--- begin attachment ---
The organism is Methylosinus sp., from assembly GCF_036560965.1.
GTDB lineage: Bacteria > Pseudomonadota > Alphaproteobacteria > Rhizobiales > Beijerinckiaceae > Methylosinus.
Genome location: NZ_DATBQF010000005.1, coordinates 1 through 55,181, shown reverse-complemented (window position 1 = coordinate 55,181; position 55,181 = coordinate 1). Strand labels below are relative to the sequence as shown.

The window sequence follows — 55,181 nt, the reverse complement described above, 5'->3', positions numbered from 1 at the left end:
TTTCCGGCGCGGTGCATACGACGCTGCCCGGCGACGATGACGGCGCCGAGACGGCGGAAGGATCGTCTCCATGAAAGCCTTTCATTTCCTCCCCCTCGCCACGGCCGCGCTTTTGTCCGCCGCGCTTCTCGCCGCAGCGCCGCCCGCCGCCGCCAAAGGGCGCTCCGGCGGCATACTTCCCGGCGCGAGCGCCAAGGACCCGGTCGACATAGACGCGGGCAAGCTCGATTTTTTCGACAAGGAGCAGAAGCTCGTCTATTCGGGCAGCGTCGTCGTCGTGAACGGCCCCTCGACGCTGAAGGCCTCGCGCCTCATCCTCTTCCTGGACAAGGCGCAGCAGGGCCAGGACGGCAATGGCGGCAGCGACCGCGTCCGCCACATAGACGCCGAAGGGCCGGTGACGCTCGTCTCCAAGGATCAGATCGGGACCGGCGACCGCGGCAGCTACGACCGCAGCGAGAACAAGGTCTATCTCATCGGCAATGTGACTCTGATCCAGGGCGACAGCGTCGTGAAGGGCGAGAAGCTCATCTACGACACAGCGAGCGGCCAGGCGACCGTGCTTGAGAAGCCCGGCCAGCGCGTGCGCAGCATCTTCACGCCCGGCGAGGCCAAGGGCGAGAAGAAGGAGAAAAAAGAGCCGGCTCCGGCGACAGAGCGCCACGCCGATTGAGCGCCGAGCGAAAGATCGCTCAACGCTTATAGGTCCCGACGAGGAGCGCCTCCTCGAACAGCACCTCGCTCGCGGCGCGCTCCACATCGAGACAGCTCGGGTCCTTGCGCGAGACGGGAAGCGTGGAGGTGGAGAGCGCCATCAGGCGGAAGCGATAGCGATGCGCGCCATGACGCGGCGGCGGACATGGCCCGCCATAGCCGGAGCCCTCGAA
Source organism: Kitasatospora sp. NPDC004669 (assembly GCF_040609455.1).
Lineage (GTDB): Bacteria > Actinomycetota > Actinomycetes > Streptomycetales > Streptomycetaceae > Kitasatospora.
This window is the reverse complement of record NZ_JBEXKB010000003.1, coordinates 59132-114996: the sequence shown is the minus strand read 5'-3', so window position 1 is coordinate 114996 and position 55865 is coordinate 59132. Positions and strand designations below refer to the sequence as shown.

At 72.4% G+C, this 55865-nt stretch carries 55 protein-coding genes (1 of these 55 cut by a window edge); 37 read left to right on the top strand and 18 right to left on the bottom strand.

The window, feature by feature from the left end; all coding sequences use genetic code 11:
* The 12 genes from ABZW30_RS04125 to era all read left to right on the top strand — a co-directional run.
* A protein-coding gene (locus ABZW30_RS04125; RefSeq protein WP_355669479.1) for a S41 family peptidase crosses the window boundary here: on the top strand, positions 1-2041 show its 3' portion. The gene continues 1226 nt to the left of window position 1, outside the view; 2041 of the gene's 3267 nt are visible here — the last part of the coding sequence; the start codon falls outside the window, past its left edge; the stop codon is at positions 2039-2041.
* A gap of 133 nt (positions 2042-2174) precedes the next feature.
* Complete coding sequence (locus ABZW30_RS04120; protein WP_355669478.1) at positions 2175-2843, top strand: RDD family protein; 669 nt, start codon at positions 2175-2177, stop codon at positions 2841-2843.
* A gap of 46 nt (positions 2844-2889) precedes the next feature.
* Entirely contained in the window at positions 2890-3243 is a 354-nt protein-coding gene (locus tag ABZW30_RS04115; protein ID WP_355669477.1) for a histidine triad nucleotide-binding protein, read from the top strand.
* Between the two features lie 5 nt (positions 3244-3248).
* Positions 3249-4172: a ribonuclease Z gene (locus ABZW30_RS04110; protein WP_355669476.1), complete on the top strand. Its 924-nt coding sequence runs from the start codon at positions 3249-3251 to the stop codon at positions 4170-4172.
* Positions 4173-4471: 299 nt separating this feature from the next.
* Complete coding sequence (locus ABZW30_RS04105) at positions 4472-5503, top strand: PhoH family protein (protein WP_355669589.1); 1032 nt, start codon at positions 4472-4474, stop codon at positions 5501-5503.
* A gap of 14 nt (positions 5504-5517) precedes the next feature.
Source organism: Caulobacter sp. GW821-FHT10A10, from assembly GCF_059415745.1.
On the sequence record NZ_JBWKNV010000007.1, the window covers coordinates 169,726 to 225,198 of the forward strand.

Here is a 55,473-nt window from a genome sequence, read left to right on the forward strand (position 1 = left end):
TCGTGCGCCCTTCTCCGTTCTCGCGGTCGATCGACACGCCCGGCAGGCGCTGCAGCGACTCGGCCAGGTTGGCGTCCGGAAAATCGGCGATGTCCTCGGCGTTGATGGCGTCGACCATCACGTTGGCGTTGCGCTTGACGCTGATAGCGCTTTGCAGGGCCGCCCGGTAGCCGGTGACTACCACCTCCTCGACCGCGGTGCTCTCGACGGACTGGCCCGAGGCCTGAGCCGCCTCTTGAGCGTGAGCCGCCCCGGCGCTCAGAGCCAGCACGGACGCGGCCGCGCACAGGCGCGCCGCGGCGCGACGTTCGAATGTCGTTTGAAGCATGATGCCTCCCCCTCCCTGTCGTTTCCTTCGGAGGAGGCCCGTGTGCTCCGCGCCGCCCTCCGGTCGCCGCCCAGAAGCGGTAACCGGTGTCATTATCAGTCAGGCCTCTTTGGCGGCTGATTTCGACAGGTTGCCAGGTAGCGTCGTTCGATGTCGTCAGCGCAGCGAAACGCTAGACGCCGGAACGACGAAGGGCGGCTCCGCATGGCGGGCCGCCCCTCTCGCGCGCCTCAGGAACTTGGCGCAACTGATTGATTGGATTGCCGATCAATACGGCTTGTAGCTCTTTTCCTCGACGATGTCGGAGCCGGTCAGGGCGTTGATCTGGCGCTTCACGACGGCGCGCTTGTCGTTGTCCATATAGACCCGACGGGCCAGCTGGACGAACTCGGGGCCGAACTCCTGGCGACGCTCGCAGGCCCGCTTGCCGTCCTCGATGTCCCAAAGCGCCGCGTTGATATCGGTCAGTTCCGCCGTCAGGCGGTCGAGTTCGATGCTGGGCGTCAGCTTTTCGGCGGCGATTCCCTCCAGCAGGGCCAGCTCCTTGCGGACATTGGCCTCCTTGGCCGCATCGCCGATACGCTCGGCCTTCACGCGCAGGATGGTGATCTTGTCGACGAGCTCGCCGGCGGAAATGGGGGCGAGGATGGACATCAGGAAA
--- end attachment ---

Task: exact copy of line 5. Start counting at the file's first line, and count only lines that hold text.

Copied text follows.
TTTCCGGCGCGGTGCATACGACGCTGCCCGGCGACGATGACGGCGCCGAGACGGCGGAAGGATCGTCTCCATGAAAGCCTTTCATTTCCTCCCCCTCGCCACGGCCGCGCTTTTGTCCGCCGCGCTTCTCGCCGCAGCGCCGCCCGCCGCCGCCAAAGGGCGCTCCGGCGGCATACTTCCCGGCGCGAGCGCCAAGGACCCGGTCGACATAGACGCGGGCAAGCTCGATTTTTTCGACAAGGAGCAGAAGCTCGTCTATTCGGGCAGCGTCGTCGTCGTGAACGGCCCCTCGACGCTGAAGGCCTCGCGCCTCATCCTCTTCCTGGACAAGGCGCAGCAGGGCCAGGACGGCAATGGCGGCAGCGACCGCGTCCGCCACATAGACGCCGAAGGGCCGGTGACGCTCGTCTCCAAGGATCAGATCGGGACCGGCGACCGCGGCAGCTACGACCGCAGCGAGAACAAGGTCTATCTCATCGGCAATGTGACTCTGATCCAGGGCGACAGCGTCGTGAAGGGCGAGAAGCTCATCTACGACACAGCGAGCGGCCAGGCGACCGTGCTTGAGAAGCCCGGCCAGCGCGTGCGCAGCATCTTCACGCCCGGCGAGGCCAAGGGCGAGAAGAAGGAGAAAAAAGAGCCGGCTCCGGCGACAGAGCGCCACGCCGATTGAGCGCCGAGCGAAAGATCGCTCAACGCTTATAGGTCCCGACGAGGAGCGCCTCCTCGAACAGCACCTCGCTCGCGGCGCGCTCCACATCGAGACAGCTCGGGTCCTTGCGCGAGACGGGAAGCGTGGAGGTGGAGAGCGCCATCAGGCGGAAGCGATAGCGATGCGCGCCATGACGCGGCGGCGGACATGGCCCGCCATAGCCGGAGCCCTCGAA